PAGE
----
Recognition and inclusion
Developing knowledge around fire prevention and response is a necessity to improve safety for all people living in informal settlements. As the rate of rural-urban migration continues to increase and more people are displaced by conflict, the pressure on existing settlements is also set to increase and with it, the risk of further fire incidents.
Thinking about improving fire safety in informal settlements requires an understanding of how people live and what this means for how they experience fire risk. For example, cooking inside shelters is a common cause of fire, disproportionately impacting women and girls who remain most likely to be involved in caring responsibilities. One solution might be to create a communal cooking area located a short walk across the settlement to limit the use of fuel inside a shelter. At first glance, this appears to solve the problem as it moves the risk of fire to an outside space away from the shelter. However, in some contexts, a daily priority is to cook and eat together in a private space, or the caregiver may also need to remain close to young, elderly or immobile members of the household or be concerned about security. Inclusive fire education must pay attention to such concerns and practicalities by recognising the different ways in which people live.
Recognising that different people have different responsibilities that create additional burdens and fire risks is key. While women and girls most often interact with fuel for cooking and can easily be present when a fire starts, many young men feel an expectation that they have the physical capabilities to stop the fire from spreading by tearing the shelter down, or are perceived as being able to fight the fire. Aside from the obvious burden and additional risk that this places on some men, this expectation can also determine access to fire safety knowledge. When educational activities about responding to fire are only directed at able-bodied (younger) men, all other people in a settlement are more at risk – this includes women, girls, people with disabilities, different age groups. Where some men are seen as the custodians of knowledge about fire response and prevention, all capacity to respond leaves the settlement the moment they do.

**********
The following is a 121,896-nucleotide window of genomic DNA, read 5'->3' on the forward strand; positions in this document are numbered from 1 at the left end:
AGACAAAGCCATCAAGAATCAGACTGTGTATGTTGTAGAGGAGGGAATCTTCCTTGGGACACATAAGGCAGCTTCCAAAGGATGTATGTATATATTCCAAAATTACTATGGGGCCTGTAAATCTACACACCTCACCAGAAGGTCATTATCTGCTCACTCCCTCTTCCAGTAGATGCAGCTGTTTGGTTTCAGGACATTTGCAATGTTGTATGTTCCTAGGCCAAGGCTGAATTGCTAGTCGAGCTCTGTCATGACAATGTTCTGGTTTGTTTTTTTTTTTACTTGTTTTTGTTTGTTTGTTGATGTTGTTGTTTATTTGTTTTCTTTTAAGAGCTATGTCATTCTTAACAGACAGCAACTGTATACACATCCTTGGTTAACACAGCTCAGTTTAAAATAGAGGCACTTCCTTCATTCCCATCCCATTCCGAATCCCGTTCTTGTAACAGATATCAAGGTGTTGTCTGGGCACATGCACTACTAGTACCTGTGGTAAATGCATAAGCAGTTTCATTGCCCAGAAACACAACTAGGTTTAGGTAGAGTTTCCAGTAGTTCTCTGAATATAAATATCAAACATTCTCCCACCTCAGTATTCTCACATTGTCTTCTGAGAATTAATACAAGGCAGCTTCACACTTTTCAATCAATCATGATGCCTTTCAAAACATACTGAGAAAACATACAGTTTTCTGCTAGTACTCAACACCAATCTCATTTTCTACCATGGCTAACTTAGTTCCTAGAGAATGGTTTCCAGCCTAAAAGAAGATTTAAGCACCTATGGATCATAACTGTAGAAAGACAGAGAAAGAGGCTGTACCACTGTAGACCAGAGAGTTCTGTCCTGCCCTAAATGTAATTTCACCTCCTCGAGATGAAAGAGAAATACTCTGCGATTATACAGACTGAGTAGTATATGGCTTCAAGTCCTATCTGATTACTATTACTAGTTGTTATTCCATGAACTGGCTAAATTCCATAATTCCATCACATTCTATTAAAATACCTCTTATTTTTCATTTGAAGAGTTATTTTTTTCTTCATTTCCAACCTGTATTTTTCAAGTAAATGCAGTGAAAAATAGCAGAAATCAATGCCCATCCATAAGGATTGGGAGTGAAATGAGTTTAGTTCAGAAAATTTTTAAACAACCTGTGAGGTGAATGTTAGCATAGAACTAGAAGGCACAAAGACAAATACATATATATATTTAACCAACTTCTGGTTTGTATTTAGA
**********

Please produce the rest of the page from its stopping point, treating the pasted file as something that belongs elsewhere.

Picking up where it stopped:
For individuals and households with any additional need (be it physical, mental or age related) or experiencing any form of social exclusion or discrimination, the possibilities for recovery from fire – emotionally and financially – diminish. Social networks are key. Therefore, where fire safety messaging is delivered as part of community-wide ‘sensitisation’ (for example in leaflets or posters), recognition is also needed of how different people experience life within a settlement: Who is included in educational programmes and why and therefore who is excluded? How do cultural and social norms and histories determine what issues are included or excluded? How are different groups’ experiences represented in materials, in languages and images?
Only by recognising every person’s capacity to contribute to the reduction of fire risk is it possible to actually achieve fire safety for all.
Helen and Laura are researchers and practitioners working on a range of issues related to understanding and responding to fire risk, predominantly in humanitarian and development contexts.